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The United Kingdom is suffering through the wettest winter and worst flooding ever recorded. And it’s learning it isn’t properly prepared to deal with extreme weather now or in the future.
Worst hit were England’s Somerset Levels and Thames valley communities, where as many as 5,000 homes and businesses were flooded and major roads blocked. Railways were also disrupted, and a section of line in Dawlish was left suspended in mid air.
Even though some say the country handled the wet weather well enough because “critical national infrastructure” held up “pretty well,” you’ll likely get a different perspective from those who lost their homes, were cut off by flooded streets and were exposed to dangerous hazards floating in flood waters.
Engineers say the UK should be looking at what other countries have done to help prevent flooding disasters and think about buidling raised roads and home living spaces and energy-generating lagoons.
UK’s Department for the Environment, Food and Rural Affairs website admits that climate projections indicate sea levels will rise and rainstorms will grow increasingly more frequent and severe.
Therefore it is crucial that Defra take climate change into account in its plans to reduce the impact of flooding in the future.
We, the undersigned, say the UK should be taking climate change more seriously in its planning to reduce the impact of flooding in the future.
The UK’s Department for the Environment notes that nearly 1 in 6 properties in England are at risk for flooding, and that extreme weather and rising sea levels contributing to flooding are almost certain in the future.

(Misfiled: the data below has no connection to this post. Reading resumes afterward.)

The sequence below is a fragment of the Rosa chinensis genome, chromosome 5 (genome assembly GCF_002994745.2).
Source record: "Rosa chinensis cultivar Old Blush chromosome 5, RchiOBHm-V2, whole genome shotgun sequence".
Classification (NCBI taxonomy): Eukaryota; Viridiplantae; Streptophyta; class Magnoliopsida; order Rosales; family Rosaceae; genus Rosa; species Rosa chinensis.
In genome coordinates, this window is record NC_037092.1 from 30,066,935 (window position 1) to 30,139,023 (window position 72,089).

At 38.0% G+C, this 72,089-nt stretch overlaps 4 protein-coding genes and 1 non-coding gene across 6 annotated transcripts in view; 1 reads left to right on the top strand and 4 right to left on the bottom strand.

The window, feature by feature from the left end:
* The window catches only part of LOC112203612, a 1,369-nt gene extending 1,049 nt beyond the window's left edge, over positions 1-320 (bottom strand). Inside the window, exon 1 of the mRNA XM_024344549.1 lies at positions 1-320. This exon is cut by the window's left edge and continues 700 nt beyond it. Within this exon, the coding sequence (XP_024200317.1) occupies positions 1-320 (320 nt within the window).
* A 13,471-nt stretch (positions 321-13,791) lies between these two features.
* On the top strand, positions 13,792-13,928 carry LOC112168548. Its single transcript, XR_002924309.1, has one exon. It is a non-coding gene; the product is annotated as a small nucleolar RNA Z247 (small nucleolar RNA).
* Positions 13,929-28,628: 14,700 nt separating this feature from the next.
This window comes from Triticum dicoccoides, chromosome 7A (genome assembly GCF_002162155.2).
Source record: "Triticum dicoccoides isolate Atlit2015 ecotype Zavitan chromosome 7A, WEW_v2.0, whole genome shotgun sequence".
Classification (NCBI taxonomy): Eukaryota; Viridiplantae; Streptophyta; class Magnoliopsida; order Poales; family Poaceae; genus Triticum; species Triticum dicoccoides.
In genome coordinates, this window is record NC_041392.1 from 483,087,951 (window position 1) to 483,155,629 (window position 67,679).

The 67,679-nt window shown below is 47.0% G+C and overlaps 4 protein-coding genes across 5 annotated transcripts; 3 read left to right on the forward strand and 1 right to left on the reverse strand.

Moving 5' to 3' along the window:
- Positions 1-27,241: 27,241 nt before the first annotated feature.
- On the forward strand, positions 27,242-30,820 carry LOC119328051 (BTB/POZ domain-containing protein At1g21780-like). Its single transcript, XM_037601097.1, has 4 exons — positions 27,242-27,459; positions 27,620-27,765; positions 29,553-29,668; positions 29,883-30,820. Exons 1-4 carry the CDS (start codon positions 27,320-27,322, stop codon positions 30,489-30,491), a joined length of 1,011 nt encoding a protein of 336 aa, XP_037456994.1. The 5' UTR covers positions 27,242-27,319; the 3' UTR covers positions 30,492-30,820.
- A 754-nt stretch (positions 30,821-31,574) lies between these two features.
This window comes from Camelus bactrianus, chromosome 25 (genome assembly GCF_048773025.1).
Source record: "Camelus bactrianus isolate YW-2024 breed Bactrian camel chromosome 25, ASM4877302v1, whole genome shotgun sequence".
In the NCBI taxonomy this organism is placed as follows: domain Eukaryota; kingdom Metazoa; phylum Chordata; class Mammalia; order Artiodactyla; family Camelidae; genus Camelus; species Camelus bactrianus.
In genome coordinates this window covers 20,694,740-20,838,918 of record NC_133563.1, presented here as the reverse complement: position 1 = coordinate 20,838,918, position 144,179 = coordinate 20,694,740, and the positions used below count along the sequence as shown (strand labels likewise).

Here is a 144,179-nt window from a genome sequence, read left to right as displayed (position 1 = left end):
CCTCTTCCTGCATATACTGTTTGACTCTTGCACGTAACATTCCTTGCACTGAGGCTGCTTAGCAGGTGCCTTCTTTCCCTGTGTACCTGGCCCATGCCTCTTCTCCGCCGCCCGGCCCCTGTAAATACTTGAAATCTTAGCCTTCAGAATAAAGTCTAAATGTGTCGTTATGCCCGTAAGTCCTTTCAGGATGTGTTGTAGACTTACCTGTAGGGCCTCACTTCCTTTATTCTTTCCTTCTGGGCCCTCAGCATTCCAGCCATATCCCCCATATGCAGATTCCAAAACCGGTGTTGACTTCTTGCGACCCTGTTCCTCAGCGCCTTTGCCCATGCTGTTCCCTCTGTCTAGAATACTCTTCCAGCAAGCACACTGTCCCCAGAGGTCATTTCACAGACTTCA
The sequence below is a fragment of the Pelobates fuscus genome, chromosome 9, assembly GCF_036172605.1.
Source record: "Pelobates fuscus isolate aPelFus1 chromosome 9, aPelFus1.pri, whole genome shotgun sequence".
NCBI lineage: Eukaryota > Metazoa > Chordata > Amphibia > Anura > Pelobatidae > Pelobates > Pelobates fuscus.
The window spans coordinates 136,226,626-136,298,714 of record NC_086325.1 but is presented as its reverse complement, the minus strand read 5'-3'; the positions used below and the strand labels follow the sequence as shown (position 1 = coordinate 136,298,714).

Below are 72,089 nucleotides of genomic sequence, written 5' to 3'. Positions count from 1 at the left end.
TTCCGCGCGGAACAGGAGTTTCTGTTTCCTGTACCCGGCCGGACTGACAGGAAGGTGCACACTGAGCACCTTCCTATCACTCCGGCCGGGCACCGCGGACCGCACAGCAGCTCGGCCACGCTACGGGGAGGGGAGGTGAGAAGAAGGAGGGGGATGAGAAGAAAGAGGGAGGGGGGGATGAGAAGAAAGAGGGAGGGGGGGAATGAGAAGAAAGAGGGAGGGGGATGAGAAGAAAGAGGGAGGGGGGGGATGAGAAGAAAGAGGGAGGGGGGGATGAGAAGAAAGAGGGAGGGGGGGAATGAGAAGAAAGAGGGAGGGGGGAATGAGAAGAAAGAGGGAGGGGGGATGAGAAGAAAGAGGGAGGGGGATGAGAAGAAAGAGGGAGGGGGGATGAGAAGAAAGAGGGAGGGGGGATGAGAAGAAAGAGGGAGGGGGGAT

Harsh lessons learned by residents of Somerset Levels and Thames valley are not ones the rest of these 5 million property owners would want to have to learn the hard way, and if proper changes are made, they may not have to.
But incredibly, not only do some experts seems to be downplaying the impact of the current flooding, the Environment Agency is reportedly considering cutting jobs once the current crisis is over.
Engineers’ proposed new approaches to lessen the impact of flooding seem reasonable as well as supportive of sustainable energy . They say the proposed Bridgwater Bay project would help drain Somerset Levels and also protect it from rising waters and storm surges - and the lagoon could generate energy. Experts believe these measures are make more sense than dredging and planting more trees.
We request that Defra take all these new proposals into consideration for reducing the impact of future flooding, and most of all take the impact of climate change into consideration in all its flood impact planning.
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